A reflection on my mother passing away and the song that will always take me back to that moment in life.
My mother would have been 60 on Saturday if she had not past away in 2014. I knew the moment was coming. She had been told months before that she had cancer. Although there were ‘options’ for treatment, there were no promises. There never is I guess. However, there was a part of me that was somewhat in denial. I was thinking not her, not now. Not only did I have my own young family, but my brother and sister were still at school.
I remember receiving the call that my mother had been moved to the palliative care unit. No longer able to speak or move, she was in her last moments. Nothing prepared me for this, especially not Hollywood. We were told she could pass at any moment. However, hours past by and she was still holding on We were asked if we wanted to stay or come back in the morning. My sister and I decided to stay, while everyone else left.
After spending time brushing our mother’s hair and wetting her lips, we started reminicing. I asked my sister what she thought our mother’s favourite song was. Having left home years earlier, all I really knew was that it wasn’t any of my music. Although I had grown up listening to her Whitney Houston CDs, that seemed like a world away and I could not remember her listening to it since I was child. My sister said that she liked the track ‘The Climb’ from the Hannah Montana film, something they had watched together.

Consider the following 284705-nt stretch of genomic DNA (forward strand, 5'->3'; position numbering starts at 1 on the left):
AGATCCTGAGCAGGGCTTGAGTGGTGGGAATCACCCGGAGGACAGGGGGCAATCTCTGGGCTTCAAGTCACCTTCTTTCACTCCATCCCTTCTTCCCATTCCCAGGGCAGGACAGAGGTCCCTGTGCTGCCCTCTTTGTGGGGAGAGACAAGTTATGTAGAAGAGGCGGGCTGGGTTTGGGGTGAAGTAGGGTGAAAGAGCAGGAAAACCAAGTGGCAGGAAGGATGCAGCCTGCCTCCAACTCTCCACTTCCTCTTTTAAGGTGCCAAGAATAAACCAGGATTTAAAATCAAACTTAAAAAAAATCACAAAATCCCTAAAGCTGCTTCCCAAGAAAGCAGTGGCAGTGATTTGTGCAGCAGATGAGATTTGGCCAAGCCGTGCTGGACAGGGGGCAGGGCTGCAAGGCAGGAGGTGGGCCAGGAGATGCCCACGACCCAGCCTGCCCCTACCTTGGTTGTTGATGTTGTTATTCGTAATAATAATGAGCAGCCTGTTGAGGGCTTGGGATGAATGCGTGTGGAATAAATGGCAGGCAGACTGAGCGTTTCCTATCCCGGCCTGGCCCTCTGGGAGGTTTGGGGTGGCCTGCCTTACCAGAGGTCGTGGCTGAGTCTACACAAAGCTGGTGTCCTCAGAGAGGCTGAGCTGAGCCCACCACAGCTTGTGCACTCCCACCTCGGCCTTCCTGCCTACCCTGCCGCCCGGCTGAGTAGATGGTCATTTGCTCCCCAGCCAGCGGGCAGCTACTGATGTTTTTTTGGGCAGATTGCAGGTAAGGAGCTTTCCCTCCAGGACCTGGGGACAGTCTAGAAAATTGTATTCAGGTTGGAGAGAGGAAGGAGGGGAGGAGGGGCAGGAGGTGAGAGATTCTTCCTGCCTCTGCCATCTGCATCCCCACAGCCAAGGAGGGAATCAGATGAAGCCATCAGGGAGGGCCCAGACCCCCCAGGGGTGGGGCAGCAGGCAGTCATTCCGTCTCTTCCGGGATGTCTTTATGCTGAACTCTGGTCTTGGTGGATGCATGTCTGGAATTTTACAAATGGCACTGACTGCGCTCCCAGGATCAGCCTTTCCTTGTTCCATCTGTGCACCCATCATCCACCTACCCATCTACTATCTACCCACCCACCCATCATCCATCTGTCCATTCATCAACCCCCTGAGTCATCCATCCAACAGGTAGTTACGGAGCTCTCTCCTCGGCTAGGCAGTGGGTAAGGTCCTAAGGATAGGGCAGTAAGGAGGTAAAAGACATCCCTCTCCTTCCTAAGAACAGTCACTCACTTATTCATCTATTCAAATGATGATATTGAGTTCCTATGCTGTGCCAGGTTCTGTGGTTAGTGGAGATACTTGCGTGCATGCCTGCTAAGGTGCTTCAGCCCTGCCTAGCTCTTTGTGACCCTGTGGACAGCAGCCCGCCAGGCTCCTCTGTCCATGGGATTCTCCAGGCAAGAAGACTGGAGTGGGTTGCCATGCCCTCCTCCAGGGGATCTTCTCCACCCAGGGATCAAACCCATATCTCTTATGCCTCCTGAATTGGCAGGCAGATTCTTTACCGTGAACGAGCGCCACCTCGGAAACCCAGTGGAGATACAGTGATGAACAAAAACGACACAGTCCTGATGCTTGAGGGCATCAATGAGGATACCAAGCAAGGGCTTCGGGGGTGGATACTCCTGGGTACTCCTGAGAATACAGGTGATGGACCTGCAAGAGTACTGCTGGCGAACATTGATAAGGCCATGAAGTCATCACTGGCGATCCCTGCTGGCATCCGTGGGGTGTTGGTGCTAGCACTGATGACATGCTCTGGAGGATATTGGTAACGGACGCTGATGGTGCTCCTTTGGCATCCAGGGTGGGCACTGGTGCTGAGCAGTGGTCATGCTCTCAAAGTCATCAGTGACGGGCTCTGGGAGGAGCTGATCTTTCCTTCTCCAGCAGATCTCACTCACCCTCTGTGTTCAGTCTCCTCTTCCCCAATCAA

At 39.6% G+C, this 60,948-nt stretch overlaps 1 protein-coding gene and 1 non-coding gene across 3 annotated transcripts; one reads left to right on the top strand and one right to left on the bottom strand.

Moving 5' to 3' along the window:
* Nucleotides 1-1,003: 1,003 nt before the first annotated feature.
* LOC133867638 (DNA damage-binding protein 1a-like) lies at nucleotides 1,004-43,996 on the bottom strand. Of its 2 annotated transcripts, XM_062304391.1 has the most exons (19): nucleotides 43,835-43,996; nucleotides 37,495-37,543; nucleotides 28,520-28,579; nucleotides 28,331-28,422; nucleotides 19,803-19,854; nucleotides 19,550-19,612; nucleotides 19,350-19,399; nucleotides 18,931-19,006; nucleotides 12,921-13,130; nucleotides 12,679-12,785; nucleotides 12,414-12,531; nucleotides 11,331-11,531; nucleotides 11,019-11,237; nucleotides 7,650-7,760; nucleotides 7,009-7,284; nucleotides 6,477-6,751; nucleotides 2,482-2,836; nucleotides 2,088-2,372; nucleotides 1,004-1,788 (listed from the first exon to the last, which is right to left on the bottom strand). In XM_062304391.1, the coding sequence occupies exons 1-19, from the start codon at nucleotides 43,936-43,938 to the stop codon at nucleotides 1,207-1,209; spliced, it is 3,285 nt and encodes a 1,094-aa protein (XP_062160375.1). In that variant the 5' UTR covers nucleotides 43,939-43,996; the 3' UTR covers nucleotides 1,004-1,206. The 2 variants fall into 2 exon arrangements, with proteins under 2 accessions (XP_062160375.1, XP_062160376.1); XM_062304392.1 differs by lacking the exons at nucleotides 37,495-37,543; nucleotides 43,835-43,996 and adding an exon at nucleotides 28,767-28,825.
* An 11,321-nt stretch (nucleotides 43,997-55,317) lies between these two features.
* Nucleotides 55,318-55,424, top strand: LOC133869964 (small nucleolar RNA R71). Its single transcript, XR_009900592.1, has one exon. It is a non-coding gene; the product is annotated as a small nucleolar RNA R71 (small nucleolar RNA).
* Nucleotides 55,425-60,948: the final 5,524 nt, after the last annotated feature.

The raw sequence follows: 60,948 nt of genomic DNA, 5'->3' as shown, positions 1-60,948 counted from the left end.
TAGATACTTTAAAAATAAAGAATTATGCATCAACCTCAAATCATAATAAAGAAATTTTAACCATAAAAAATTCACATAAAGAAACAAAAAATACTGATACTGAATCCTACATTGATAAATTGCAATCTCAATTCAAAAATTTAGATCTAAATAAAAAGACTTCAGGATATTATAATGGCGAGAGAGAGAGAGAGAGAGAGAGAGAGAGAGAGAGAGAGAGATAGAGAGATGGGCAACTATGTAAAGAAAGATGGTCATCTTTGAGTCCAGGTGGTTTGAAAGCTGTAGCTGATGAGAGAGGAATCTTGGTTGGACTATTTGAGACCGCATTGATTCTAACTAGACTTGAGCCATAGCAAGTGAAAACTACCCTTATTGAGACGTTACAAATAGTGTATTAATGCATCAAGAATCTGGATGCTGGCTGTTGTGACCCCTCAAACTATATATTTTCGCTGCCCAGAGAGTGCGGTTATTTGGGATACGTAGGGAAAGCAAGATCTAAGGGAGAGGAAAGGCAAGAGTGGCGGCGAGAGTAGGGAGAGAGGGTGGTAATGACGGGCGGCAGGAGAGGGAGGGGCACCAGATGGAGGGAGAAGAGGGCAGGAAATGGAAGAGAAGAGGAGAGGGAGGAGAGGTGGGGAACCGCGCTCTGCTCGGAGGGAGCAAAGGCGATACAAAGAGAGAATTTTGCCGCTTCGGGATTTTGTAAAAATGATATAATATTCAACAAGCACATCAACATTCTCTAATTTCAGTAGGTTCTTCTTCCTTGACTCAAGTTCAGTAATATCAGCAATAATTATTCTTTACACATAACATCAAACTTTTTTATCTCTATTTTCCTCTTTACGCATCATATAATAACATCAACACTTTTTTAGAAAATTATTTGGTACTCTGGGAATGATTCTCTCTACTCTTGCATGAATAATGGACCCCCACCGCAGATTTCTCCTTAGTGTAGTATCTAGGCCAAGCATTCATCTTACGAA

In a world before streaming (or at least I had not gotten into it), I purchased the track on iTunes. We played it on repeat and listened until my mother eventually took her last gasp and left this world.
One day a few months later, I was teaching. For some reason the audio of the iPad I was using with students glitched and started playing. Being prior to when everyone was gifted U2’s Songs of Innocence, it played the only song I had in my library, The Climb. I stood mortified, I nearly lost it. I quickly opened the iPad, stopped the track and composed myself. The issue was that at that time I did not feel like going into any detail with the students. Other than a few odd looks, I managed to avoid any questions and kept on teaching.
When I think about my ‘changing track’, there is a part of me wishes it were something hip and happening. However, like family, we do not always choose our tracks. The Climb will always be that track that takes me back to that moment when my life changed forever.
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